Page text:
Should I leave or should I go? …because they’re different

Now the Lord said to Abram, “Go from your country and your kindred and your father’s house to the land that I will show you.” – Genesis 12:1 – New Revised Standard Version

The Lord had said to Abram, “Leave your country, your people and your father’s household and go to the land I will show you.” – Genesis 12:1 – New International Version

What exactly was God’s call to Abraham? Was it to “Leave” or to “Go?”

I’m not trying to be silly here, those words are profoundly different. If you leave then you’re a refugee. You’re fleeing something, escaping a dangerous or unhealthy situation. It almost doesn’t matter where you are going, just so long as you aren’t where you were. If you leave your focus is on where you were and why you no longer want to be there.

But if you Go then you’re a pioneer, a visionary, an explorer. You are heading towards something, you have a calling, an idea, an inspiration. It almost doesn’t matter what you are leaving, just so long as you head in the direction you are supposed to go. If you Go your focus is on the destination, the goal and why you need to journey to that place.

So which is it for Abram and why are those two Bible versions different? Well, it’s all in the translation. Originally written in Hebrew Genesis 12:1 looks like this (Hebrew reads right to left):

וַיֹּ֤אמֶר יְהוָה֙ אֶל־אַבְרָ֔ם לֶךְ־לְךָ֛ מֵאַרְצְךָ֥ וּמִמּֽוֹלַדְתְּךָ֖ וּמִבֵּ֣ית אָבִ֑יךָ אֶל־הָאָ֖רֶץ אֲשֶׁ֥ר אַרְאֶֽךָּ׃

It’s the blue word that’s the issue. Its root is a challenge to pronounce, It starts with a “ha” sound, moves to an L and then a really soft Hebrew K, but this is not Hebrew class so let’s move on. The thing with this word is… it means both. Both “Go” and “Leave”. It has the sense of one getting up and walking away. And that’s what Abram was called to do… both.

Abram had to leave the Chaldeans… had to leave Haran… because there’s no room there to build a relationship with God. There are too many things to mislead, too many distractions. The people he lives with, their culture is deep in ancient idolatry. In particular, they are really into the sun, moon, and stars… especially the moon.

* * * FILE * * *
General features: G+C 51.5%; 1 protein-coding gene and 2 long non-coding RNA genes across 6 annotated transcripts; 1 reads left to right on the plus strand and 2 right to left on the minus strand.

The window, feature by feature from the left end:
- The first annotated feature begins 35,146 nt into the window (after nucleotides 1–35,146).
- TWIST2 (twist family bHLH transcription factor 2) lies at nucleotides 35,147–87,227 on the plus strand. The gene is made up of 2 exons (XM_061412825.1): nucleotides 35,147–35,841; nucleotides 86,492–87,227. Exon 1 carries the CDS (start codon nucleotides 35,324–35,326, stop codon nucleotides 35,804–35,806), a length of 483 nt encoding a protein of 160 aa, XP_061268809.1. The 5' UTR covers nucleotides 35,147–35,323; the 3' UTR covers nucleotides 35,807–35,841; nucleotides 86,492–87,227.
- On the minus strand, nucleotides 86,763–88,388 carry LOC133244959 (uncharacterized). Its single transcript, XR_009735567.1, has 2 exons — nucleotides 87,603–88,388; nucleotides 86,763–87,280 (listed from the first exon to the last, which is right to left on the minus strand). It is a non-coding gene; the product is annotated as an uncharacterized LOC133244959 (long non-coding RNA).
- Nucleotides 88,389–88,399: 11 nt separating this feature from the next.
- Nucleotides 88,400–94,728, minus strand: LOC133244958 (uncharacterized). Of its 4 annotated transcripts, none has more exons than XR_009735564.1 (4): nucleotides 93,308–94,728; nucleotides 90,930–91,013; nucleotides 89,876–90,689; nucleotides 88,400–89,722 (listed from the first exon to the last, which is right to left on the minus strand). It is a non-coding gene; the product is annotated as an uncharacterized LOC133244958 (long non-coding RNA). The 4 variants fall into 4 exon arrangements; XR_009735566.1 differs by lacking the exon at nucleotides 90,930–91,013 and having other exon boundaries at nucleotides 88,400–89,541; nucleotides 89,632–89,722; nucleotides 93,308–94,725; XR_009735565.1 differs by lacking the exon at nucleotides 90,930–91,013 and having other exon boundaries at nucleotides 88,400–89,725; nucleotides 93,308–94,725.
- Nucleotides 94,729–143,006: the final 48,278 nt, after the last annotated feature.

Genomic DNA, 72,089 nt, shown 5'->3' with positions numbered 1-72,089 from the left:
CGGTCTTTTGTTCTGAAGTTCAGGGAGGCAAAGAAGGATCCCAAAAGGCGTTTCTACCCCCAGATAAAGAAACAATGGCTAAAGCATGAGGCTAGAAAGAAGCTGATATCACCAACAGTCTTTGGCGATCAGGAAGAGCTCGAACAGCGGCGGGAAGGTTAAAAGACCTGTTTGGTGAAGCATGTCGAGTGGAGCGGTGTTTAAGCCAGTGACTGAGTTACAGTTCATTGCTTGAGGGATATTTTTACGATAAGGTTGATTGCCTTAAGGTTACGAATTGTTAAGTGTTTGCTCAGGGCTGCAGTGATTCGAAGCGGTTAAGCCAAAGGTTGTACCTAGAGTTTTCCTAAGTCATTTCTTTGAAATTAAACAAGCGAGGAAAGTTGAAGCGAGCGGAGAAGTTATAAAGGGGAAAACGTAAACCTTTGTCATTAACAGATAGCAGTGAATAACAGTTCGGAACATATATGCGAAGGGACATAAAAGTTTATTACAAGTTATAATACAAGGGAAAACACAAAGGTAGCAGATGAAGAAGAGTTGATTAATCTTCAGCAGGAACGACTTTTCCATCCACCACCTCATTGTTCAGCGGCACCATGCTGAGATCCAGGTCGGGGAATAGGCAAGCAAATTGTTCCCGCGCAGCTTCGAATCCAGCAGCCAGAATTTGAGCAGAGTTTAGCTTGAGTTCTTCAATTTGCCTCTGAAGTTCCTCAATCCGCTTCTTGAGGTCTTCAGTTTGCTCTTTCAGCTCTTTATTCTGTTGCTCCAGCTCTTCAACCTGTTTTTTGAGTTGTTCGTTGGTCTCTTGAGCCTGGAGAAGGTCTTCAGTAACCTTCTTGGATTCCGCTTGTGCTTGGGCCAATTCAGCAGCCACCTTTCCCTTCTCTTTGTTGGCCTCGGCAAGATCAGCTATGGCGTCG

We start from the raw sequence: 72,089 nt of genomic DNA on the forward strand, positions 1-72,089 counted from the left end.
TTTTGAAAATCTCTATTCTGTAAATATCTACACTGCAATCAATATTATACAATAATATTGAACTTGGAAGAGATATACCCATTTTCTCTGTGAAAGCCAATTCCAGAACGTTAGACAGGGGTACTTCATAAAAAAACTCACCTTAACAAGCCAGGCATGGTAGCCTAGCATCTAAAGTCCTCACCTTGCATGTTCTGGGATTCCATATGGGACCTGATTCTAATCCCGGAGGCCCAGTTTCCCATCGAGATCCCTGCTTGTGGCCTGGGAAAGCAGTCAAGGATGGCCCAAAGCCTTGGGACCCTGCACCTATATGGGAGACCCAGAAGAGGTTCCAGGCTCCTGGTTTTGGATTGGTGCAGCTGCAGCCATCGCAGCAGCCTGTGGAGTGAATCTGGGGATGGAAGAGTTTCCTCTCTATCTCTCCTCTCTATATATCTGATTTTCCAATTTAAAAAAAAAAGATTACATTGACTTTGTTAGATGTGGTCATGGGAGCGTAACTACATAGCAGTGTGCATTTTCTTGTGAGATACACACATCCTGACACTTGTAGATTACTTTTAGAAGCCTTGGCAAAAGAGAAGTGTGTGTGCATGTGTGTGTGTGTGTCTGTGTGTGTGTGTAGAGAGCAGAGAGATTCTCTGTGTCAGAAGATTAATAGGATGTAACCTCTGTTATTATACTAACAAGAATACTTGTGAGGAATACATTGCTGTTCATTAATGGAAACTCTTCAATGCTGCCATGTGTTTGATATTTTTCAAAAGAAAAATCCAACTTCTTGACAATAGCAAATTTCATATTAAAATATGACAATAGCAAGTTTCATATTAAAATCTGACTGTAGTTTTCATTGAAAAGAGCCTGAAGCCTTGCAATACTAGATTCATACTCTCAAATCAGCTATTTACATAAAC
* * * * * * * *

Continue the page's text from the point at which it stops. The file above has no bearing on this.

In his book Legends of the Jews, Louis Ginzberg records a tale of the babe Abram whisked off into a cave. He sees the stars and proclaims them gods… until they disappear, then he says “these are no gods”. He does the same with the sun… until it sets. With the moon… until it is obscured. Finally, the little Abram recognizes that the real God must set all of these things in motion, and after that he is visited by the angel Gabriel.

Now, a western Christian reader will ask “Is that true?” To which I would politely point you to the title where the word Legends is capitalized. It doesn’t matter if it’s true, it shows that even in the preserved oral tradition of the children of Abram they too understood that he had to leave. The real God was beyond the idols that his people worshipped.

But that’s not the real magic of the story. It happens later, in Genesis 15 and further on, after Abram has had a chance to see that God is real, and worth following in faith. At some point in the story for Abram, Leave turns into Go. That’s when we begin to see Abram become what the bible calls a Patriarch or a father/parent of the faith. You could have a great coffee conversation about when exactly in the story that shift takes place (there are several good moments for candidates). When all is said and done however, Abram will even have a new name, Abraham and an enviable closeness with the one true God.

I think it’s pretty important to note that the ‘legendary material’ isn’t included in the Bible. It’s likely not in the Bible because it wasn’t there in the first place because it was composed later. Even if that’s not the case, its absence would mean that the Holy Spirit guiding a skilled and called author chose to leave it out… This makes sense to me, because even though Abram had to leave, his story is far more about where he is Going.

In times of transition. When you have to both leave and go. Abram’s story reminds me not to be stuck in the leaving. Are there things I will miss? People I care about? Will there be hardship in the transition? A solid yes to all of those. But if God has called you to לֶךְ־לְךָ֛ in any way… to make an Abram style change, to both leave and go, then we should be ready for our ‘magic moment’ when leave becomes go. When we too realize that God was with us, is with us, and if we’re willing… will lead us to the new creation that he has called us to inhabit, to become.

If you find yourself in one of those moments, Abram is a good story to read (it starts in Genesis 12), and may it inspire you to find that moment where your gaze moves from what you left and begins to look more at where you are going.

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